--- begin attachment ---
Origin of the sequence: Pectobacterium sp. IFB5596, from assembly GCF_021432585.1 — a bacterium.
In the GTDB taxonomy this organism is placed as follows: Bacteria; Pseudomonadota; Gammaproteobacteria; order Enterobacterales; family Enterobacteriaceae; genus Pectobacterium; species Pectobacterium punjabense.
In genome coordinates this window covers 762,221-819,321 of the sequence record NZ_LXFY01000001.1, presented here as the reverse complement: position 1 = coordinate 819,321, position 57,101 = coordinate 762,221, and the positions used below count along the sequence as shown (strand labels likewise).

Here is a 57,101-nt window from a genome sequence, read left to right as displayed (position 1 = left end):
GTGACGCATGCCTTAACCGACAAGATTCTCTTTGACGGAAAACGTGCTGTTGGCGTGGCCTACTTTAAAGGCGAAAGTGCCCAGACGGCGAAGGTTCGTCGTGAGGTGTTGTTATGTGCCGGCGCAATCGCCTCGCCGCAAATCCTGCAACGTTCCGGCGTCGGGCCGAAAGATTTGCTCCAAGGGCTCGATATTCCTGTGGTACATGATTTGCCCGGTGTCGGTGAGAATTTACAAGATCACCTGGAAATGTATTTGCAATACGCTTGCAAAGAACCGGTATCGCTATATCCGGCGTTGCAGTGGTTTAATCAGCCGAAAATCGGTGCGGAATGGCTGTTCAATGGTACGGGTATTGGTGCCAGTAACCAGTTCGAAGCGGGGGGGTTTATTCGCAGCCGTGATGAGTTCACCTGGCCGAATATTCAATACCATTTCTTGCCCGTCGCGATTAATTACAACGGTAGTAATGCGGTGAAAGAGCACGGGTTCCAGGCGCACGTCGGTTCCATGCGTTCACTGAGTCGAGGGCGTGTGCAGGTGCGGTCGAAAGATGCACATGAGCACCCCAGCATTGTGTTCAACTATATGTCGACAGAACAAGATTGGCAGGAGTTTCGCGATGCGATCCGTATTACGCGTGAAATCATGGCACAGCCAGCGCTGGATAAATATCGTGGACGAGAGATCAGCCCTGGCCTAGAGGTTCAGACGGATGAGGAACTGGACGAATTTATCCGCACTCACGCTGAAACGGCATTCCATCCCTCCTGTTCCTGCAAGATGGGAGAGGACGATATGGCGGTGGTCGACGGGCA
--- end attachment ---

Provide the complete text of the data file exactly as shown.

Origin of the sequence: Pectobacterium sp. IFB5596, from assembly GCF_021432585.1 — a bacterium.
In the GTDB taxonomy this organism is placed as follows: Bacteria; Pseudomonadota; Gammaproteobacteria; order Enterobacterales; family Enterobacteriaceae; genus Pectobacterium; species Pectobacterium punjabense.
In genome coordinates this window covers 762,221-819,321 of the sequence record NZ_LXFY01000001.1, presented here as the reverse complement: position 1 = coordinate 819,321, position 57,101 = coordinate 762,221, and the positions used below count along the sequence as shown (strand labels likewise).

Here is a 57,101-nt window from a genome sequence, read left to right as displayed (position 1 = left end):
GTGACGCATGCCTTAACCGACAAGATTCTCTTTGACGGAAAACGTGCTGTTGGCGTGGCCTACTTTAAAGGCGAAAGTGCCCAGACGGCGAAGGTTCGTCGTGAGGTGTTGTTATGTGCCGGCGCAATCGCCTCGCCGCAAATCCTGCAACGTTCCGGCGTCGGGCCGAAAGATTTGCTCCAAGGGCTCGATATTCCTGTGGTACATGATTTGCCCGGTGTCGGTGAGAATTTACAAGATCACCTGGAAATGTATTTGCAATACGCTTGCAAAGAACCGGTATCGCTATATCCGGCGTTGCAGTGGTTTAATCAGCCGAAAATCGGTGCGGAATGGCTGTTCAATGGTACGGGTATTGGTGCCAGTAACCAGTTCGAAGCGGGGGGGTTTATTCGCAGCCGTGATGAGTTCACCTGGCCGAATATTCAATACCATTTCTTGCCCGTCGCGATTAATTACAACGGTAGTAATGCGGTGAAAGAGCACGGGTTCCAGGCGCACGTCGGTTCCATGCGTTCACTGAGTCGAGGGCGTGTGCAGGTGCGGTCGAAAGATGCACATGAGCACCCCAGCATTGTGTTCAACTATATGTCGACAGAACAAGATTGGCAGGAGTTTCGCGATGCGATCCGTATTACGCGTGAAATCATGGCACAGCCAGCGCTGGATAAATATCGTGGACGAGAGATCAGCCCTGGCCTAGAGGTTCAGACGGATGAGGAACTGGACGAATTTATCCGCACTCACGCTGAAACGGCATTCCATCCCTCCTGTTCCTGCAAGATGGGAGAGGACGATATGGCGGTGGTCGACGGGCA